Unprecedented operation of surface collection and dredging of riverbed materials since January 2017 resulted in huge revenue loss to the government, according to the findings of the Royal Audit Authority (RAA).
Although Kuensel could not obtain the audit report, sources confirmed that awarding surface collection and dredging of riverbed materials works directly by the Department of Forest and Park Services (DoFPS) resulted in loss of about Nu 454.929 million (M) in about 21 months through auction fees and dividends.
Sources said there was also financial implication of about Nu 35.643M to the government through royalty, as DoFPS awarded the work to private parties.
A source alleged that the agriculture ministry, a custodian of natural resources, adopted the Forest and Nature Conservation Rules and Regulations 2017 (FNCRR) and allowed dredging with heavy machines as part of surface collection.
Another source, on the condition of anonymity, said the department did not even follow the FNCRR 2017, which states that surface collection and dredging of riverbed materials shall be given to authorised agency.
“DoFPS has directly awarded works to 33 individuals and private parties directly contravening the provision of the rules and regulations,” the source said.
He alleged that the department also failed to exercise due diligence in awarding the work.
The source said section 366 (6) of the FNCRR 2017 was included without even consulting relevant stakeholders like the Department of Geology and Mines and forestry officials. The section is on the requirements that have to be met for surface collection.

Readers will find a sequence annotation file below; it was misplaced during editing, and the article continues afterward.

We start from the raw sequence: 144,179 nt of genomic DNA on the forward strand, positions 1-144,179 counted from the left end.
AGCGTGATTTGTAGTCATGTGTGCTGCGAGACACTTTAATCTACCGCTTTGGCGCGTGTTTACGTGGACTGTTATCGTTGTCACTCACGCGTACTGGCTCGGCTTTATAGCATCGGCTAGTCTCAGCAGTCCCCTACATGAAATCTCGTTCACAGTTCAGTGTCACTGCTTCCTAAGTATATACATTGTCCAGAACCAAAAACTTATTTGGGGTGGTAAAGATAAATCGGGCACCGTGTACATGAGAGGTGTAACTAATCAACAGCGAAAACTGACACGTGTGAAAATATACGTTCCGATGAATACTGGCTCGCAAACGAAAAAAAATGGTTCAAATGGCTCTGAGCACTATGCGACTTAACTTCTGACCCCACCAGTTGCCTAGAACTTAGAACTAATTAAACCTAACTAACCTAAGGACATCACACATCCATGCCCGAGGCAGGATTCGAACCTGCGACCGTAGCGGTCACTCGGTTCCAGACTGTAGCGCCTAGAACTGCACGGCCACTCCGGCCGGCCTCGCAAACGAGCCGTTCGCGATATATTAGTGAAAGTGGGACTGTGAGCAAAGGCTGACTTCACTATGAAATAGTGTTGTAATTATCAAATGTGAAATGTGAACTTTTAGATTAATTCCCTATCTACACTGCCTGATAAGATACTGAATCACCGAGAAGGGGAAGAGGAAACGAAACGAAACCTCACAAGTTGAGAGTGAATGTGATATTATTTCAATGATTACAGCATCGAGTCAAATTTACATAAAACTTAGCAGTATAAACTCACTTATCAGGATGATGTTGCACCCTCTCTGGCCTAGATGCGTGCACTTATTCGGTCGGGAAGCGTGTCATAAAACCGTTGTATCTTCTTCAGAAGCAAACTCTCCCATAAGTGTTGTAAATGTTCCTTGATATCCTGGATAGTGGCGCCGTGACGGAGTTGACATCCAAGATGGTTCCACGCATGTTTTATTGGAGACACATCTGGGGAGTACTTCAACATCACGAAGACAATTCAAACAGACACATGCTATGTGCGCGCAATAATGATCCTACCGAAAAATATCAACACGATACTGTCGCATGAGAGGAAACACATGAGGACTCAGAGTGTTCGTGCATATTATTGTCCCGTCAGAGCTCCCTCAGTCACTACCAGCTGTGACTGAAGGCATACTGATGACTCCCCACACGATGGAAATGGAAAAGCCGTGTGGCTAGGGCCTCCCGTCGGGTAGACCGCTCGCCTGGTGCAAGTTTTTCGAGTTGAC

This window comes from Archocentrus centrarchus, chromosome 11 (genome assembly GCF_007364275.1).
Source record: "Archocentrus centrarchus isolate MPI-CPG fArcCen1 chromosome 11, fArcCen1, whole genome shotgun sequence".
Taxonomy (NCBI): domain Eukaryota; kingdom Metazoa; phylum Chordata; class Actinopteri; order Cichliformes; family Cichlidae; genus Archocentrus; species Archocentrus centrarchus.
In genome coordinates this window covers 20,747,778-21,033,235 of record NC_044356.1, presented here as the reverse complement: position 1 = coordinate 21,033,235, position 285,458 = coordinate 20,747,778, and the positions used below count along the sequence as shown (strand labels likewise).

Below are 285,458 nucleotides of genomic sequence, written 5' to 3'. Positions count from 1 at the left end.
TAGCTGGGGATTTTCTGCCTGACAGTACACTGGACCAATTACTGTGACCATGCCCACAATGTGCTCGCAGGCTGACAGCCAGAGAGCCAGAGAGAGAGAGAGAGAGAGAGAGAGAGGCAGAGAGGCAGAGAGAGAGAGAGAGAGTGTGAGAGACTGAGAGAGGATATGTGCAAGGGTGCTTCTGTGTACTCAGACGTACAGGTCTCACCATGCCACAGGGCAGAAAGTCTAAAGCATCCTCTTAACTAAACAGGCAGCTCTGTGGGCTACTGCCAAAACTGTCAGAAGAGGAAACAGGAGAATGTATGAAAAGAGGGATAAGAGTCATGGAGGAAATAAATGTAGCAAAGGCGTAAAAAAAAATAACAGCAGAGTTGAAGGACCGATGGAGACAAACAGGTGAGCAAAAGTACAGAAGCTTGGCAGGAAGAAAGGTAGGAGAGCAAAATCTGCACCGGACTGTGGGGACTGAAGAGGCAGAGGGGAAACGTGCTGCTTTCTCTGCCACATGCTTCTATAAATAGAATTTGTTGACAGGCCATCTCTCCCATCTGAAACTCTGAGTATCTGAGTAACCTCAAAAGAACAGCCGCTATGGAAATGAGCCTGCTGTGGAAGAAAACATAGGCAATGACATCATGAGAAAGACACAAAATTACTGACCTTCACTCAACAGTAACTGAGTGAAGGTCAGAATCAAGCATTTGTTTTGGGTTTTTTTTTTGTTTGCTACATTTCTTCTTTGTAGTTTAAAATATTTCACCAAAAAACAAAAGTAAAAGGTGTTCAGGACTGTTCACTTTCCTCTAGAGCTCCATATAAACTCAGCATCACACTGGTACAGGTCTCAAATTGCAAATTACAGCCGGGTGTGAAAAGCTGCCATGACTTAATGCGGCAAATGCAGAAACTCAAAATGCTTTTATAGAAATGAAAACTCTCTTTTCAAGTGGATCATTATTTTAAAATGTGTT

A forester said everyone involved in the adoption of FNCRR 2017 should be held accountable. “Even the chief forestry officers were informed after the rules and regulations was adopted.”
Another source, well aware of the issue, alleged that FNCRR 2017 was adopted so that some contractors could benefit. “Some private contractors started operating right after the rule came into effect, which indicates they knew the new rule and started processing even before it was adopted.”
He also said private operators were excavating the rivers in the southern dzongkhag because of the revenue they generate through export. “Without any monitoring at the site, there are no studies conducted to ensure sustainability of the natural resources and also conservation of the aquatic life.”
Sources alleged that DoFPS allotted sites to private contractors, who did not even prepare a detailed project report to ensure there are no environmental damages and over-harvesting.
The present DoFPS director, Lobzang Dorji, said there are many people working on the issues related to surface collection. “There is already an audit memo as reported.”
Officials at the ministry said there were lots of things happening because of the surface collection issue. “Some people were put under tremendous pressure,” said an official.
“Hope the issue would be resolved soon.”
Tashi Dema and Tshering Palden